Q: As a public school teacher, with the position that I hold, that has become a 24/7 responsibility, and there is zero work-life balance. Having the ability to take care of my health and prioritize the rest of my life is a critical for me, so I want to make sure that as I explore ID, I am steering myself toward work which will allow me to dig in deep and grow my employer’s students, but which also honors my health and free time. Are there some fields within ID which are known as better or worse than others for offering that balance?
A: I feel like ID in general has better work/life balance than teaching, so just moving to ID already helps. Hourly or contract positions tend to be fairly limited in how many hours you work since companies generally don’t want to pay overtime. Personally, the most out of balance I’ve been was when I was a salaried manager in an organization that rewarded people with no balance in their lives. Emailing at 3 AM was a badge of honor in that organization. It’s one of the reasons I left that and went back to being an individual contributor as an ID. I have had times where for a few months we’re pushing for a project and therefore I’m putting long hours in, but that’s the exception rather than the norm. You certainly can choose to push yourself and get out of balance, but I find the balance much easier with ID than teaching.
Q: To what degree of accountability are designers held regarding whether students learn and perform better? How are efficacy and performance measured for a designer?
A: I wish I could tell you that there’s a really strong expectation for proving our worth, but it isn’t the case. The reality is that in both higher ed and corporate learning, the most common evaluation is “smile sheets.” If the surveys are good and the feedback from instructors is good, we’re viewed as doing our job well. Managers who are familiar with ID will also review courses and provide feedback.
There is, however, increasing pressure in the corporate world to show ROI. If you start from a business problem, you should be able to show the results of training—increased sales, fewer errors, etc. Some organizations do evaluate at all four of Kirkpatrick’s levels, and the Success Case Method is another good strategy for evaluating training effectiveness. Those tools are generally underutilized though.
Q: With ID growing as a field, are there new nuances or developments you anticipate coming down the pike that are good for me to preemptively know so I am not spinning my wheels, or going in the best direction the fastest?
A: I wouldn’t learn Flash right now. The learning curve is too steep, and within a few years I think most work will be in HTML5. Most Flash e-learning now is done with rapid tools anyway. Usually if the Flash work requires a programmer, there’s a separate team for that.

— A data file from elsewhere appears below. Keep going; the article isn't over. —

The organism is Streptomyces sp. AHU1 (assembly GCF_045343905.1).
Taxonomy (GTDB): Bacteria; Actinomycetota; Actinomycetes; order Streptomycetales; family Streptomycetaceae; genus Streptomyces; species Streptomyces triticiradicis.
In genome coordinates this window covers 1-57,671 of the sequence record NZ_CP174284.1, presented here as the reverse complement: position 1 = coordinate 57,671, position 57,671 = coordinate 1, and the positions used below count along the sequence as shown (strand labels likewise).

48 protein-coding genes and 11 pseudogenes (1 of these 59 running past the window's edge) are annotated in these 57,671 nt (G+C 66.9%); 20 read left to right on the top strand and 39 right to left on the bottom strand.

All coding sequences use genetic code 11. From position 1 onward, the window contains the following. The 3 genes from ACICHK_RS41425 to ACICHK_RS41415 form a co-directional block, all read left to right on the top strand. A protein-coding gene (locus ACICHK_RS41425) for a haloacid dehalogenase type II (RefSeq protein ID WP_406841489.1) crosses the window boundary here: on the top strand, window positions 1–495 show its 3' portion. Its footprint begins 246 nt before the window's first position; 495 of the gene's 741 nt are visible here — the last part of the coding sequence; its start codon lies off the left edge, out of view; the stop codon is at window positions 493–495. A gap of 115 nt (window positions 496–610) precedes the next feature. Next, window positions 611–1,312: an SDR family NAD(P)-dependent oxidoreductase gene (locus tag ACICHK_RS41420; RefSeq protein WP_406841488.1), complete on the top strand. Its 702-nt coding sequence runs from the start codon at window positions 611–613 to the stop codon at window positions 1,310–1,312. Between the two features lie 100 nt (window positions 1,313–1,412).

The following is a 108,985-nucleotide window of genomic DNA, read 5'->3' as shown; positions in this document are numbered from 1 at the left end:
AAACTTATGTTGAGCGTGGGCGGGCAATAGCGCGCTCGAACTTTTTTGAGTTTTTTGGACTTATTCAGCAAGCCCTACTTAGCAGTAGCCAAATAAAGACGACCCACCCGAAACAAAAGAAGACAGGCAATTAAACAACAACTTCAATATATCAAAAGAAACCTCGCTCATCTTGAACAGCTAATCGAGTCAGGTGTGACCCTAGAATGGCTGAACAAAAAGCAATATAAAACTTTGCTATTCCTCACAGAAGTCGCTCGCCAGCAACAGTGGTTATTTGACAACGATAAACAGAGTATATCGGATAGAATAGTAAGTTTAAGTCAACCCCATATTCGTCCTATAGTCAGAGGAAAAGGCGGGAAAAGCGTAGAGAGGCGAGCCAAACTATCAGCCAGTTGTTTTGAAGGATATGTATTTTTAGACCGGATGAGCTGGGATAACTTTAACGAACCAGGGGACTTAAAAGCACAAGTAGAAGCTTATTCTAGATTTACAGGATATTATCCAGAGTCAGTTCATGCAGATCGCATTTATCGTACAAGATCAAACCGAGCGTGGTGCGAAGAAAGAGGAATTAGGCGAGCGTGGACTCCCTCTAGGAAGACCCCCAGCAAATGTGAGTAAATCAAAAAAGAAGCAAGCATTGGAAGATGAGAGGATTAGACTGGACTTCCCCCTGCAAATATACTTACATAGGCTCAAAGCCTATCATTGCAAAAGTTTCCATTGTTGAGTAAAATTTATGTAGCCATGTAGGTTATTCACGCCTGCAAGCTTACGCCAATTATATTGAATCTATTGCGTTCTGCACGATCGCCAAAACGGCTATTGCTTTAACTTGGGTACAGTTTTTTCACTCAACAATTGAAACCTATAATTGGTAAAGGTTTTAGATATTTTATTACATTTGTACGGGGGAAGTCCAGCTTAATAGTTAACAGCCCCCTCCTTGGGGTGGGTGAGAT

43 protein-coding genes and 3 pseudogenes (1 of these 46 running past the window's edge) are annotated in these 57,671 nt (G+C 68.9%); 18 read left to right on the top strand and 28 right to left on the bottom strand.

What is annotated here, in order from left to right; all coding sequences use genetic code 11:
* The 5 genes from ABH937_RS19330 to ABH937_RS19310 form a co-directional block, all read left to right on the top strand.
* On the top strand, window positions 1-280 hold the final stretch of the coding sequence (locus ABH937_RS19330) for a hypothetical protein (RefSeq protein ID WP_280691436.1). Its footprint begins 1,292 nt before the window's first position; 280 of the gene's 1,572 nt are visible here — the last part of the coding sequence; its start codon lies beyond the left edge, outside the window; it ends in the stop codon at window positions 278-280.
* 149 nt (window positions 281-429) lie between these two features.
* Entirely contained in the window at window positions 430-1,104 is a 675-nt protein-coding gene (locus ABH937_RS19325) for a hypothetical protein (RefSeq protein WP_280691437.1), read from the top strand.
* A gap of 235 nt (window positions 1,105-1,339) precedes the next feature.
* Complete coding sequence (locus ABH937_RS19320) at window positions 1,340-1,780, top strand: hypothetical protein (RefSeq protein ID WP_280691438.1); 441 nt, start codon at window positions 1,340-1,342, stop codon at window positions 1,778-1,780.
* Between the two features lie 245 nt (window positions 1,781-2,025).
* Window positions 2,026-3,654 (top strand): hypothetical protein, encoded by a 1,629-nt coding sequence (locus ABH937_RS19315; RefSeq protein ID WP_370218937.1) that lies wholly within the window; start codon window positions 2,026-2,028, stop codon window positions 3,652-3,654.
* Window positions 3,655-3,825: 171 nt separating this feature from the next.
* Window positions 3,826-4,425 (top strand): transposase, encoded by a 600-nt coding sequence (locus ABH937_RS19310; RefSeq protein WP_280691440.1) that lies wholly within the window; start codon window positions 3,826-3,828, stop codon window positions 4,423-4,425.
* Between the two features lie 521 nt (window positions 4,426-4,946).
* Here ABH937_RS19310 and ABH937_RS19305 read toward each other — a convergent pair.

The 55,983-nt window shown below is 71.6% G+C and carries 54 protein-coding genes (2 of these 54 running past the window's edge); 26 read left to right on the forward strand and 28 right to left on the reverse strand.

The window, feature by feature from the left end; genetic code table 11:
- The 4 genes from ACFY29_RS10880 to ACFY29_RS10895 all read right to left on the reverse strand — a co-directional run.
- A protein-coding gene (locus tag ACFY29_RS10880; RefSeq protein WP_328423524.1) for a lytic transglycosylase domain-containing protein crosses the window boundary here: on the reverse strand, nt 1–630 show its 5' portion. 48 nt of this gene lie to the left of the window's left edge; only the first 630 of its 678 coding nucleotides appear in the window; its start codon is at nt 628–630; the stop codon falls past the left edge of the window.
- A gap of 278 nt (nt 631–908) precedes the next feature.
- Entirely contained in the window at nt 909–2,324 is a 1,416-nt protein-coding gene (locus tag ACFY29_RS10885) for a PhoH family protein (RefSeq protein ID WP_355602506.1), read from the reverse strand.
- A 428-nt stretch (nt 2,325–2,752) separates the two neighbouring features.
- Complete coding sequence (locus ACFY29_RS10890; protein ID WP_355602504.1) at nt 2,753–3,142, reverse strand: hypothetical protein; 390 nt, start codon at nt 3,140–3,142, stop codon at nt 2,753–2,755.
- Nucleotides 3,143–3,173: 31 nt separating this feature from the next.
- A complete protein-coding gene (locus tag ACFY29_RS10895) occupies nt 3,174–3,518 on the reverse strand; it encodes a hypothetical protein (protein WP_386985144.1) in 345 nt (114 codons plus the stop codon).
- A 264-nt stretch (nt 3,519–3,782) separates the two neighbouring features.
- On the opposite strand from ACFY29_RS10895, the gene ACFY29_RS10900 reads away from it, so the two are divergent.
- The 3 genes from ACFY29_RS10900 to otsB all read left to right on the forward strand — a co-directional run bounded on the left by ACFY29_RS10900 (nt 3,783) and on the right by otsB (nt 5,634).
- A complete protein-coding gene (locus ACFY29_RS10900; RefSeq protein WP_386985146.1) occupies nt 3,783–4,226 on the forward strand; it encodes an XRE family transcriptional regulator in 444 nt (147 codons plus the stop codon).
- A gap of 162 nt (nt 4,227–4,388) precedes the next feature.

Mobile learning is certainly a good trend to keep an eye on. I haven’t been asked to do any mobile learning other than very peripheral support, but I think within 5 years I will be doing some. I think mobile learning works best as performance support rather than courses on a tiny screen. Chad Udell’s Learning Everywhere is a good book on this topic, and there’s lots of blogs you can read for free. Check out my review of Udell’s book for more information.
Gamification is a hot trend right now; I’m not sure if it’s going to last. A lot of what passes for “gamification” is really superficial and not very effective, so this trend might fizzle out. That’s a shame, because there’s actually a lot of good that can be done with well-designed games, but I worry that the low-quality work will give the whole field a bad reputation.
Q: I will obviously need to create a portfolio, and I know that it will need to begin with volunteer opportunities. What is the depth and/or scope of a typical person’s portfolio? How does one, as an entry level ID, maximize potential for a portfolio that will leverage the best job?
A: If you have 3-4 examples as an entry-level ID, I think that’s fine as a place to start. Show off some of those creative activities you’ve developed. I’d focus on training for adults, such as professional development for other teachers, if possible, unless you’re targeting something like K-12 Inc or another online K-12 provider.
A variety of examples is beneficial, especially when you only have a few. You don’t have to show a full course, just a screenshot or two and an explanation of what problem was solved with your training and how you did it. If you want a job in e-learning, at least one of your examples should be of that type of learning.
Your graduate program should help you build a portfolio, including giving you an opportunity to create realistic examples. If they don’t, you’re wasting your time and money and should pick a different school.
Q: I learn technology easily, but I have no experience creating with Captivate, Camtasia, Articulate, Flash or any of the authoring tools I have read are most valued in new hires. What should I be focusing on to learn soonest? Are online tutorials and websites, in addition to experimentation, the best way to learn these programs, or is it worth paying a heap for courses?
A: You know yourself and your learning style. I’ve mostly learned everything on my own, with the exception of Flash (I had to take a course for that). I’d focus on Captivate and Articulate Storyline first. Captivate has a bigger market share now, but Storyline is growing in demand. Both are fairly easy to learn, and there’s lots of free tutorials and community support. Planning a sample project for your portfolio and building it to get some practice is probably the best route unless you know you personally learn best with formal training.
Salary: Corporate vs. Higher Ed
Q: From what I have seen online, it appears that companies pay more than higher education. Would you say this is true?
A: You’re right that companies generally pay more than higher ed. University ID jobs are probably more at the $50-60K level than the $60-80K range. Small companies generally pay a little less than big companies, but the culture at a small to mid-sized company might be a better fit for some people. I’ve never had any problem switching between corporate and higher ed culture, and most of the time I do both. I know other people find that one or the other environment works best for them, but I feel like both areas have advantages and drawbacks. I think I’m a better ID because I can work in both and take the best of both when I’m designing.